I waited patiently for the LORD; he inclined to me and heard my cry.
—Psalms 40:1 ESV
For more than a decade, I’ve been praying about an issue in my life. It’s not a sin issue, but a general guidance question troubling me. In some ways, it extends back to my youth.
The number of counselors who’ve added their advice to the problem increases over time, but the one similarity in all their counsel comes down to the old aphorism attributed to Ben Franklin, “God helps those who help themselves.”
I don’t know what it is about American Christianity that forces every Christian to abide by this rule. Our collective “doing” fervor spills over into the way we live out our faith, as if waiting isn’t just the hardest part—it’s simply stupid.
One of the most neglected verses in American Christendom states:
Unless the LORD builds the house, those who build it labor in vain. Unless the LORD watches over the city, the watchman stays awake in vain.
—Psalms 127:1 ESV
We bristle at the notion that we can’t do it ourselves. Yet look around at the expediency that passes for ministry in large swaths of the American Church and you’ll spy plenty of ministry projects in which the ministry built the house, God having little say in the construction. People will ooh and aah at the pretty thing that arose from nothing. Perhaps years later, the same folks will wonder why the pretty thing failed miserably.
Jesus said this:
“Truly, truly, I say to you, the Son can do nothing of his own accord, but only what he sees the Father doing. For whatever the Father does, that the Son does likewise.”
—John 5:19 ESV
An uncommon principle in American Christianity, that we should do nothing unless we see the Lord leading. I wonder what Christianity in this country would look like if we did nothing except what we saw the Father doing? Might this not transform every aspect of how we live the Faith?
I’ve talked out my own issue with some well-known ministries and their response always concerns me doing something, anything, so long as I’m doing. Doesn’t matter if the Lord’s building the house or not. Just do. Because it’s how they operate their own ministry.
Talk to leaders in Third World countries, though, and they wait until the Lord moves. This idea of “God can’t steer a parked car” doesn’t exist in their Christian playbook. They seek God until he makes a way where there is no way. They don’t go around trying to dynamite doorways out of granite just to be doing something.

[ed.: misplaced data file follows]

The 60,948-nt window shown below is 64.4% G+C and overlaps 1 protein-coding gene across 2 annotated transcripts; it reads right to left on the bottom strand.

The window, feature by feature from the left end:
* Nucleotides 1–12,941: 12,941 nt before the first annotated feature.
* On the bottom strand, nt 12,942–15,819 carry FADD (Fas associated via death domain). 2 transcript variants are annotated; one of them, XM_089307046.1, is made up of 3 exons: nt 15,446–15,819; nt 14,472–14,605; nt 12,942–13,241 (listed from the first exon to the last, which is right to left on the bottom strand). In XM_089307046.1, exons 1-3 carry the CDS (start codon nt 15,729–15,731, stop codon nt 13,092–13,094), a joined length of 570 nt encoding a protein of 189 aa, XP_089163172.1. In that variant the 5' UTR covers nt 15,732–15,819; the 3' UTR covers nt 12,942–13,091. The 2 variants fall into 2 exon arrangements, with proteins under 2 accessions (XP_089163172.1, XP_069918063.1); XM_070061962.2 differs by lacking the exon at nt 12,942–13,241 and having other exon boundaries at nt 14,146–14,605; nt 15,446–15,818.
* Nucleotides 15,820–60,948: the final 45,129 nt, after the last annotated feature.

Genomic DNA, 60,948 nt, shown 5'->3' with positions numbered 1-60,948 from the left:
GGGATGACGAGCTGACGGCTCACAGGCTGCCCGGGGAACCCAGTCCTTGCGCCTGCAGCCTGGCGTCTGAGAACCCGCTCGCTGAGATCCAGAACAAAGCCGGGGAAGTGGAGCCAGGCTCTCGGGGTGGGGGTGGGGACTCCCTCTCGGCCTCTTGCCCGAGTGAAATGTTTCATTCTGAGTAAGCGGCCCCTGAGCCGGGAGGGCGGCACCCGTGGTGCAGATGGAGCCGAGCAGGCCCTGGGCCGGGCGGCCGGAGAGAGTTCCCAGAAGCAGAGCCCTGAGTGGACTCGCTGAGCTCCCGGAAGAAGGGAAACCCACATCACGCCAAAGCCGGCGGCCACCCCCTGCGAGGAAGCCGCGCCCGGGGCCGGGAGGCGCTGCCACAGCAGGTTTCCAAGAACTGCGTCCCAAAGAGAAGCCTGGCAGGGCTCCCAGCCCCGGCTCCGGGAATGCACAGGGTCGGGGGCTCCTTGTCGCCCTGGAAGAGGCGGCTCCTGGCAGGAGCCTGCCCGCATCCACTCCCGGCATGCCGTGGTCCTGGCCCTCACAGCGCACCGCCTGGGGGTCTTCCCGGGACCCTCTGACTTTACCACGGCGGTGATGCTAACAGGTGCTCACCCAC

Of course, my encounters with these do, do, doers of the word always leaves me wondering if I’m the one in the wrong. But then I read passages like this and I wonder:
“…apart from me you can do nothing.”
—John 15:5b ESV
Now I know that the LORD saves his anointed; he will answer him from his holy heaven with the saving might of his right hand. Some trust in chariots and some in horses, but we trust in the name of the LORD our God.
—Psalms 20:6-7 ESV
There is a way that seems right to a man, but its end is the way to death.
—Proverbs 16:25 ESV
I also wonder if the doing zealots actually foul it up for those of us who wait—and vice versa. We’re the spanner in the works. Get us slothful waiters out of the way and maybe others could actually accomplish marvelous works for God the good, old-fashioned, American way.
I may be the nutjob here, but no way exists to avoid a verse like this:
Thus says the LORD: “Cursed is the man who trusts in man and makes flesh his strength, whose heart turns away from the LORD.
—Jeremiah 17:5 ESV
Go the arm of flesh route one too many times and the inevitable falling away occurs. And perhaps that’s the problem with the Church today. Too much dependence on singing Old Blue Eyes’ classic tune, “My Way,” got us into this jam.
Or maybe it’s just me.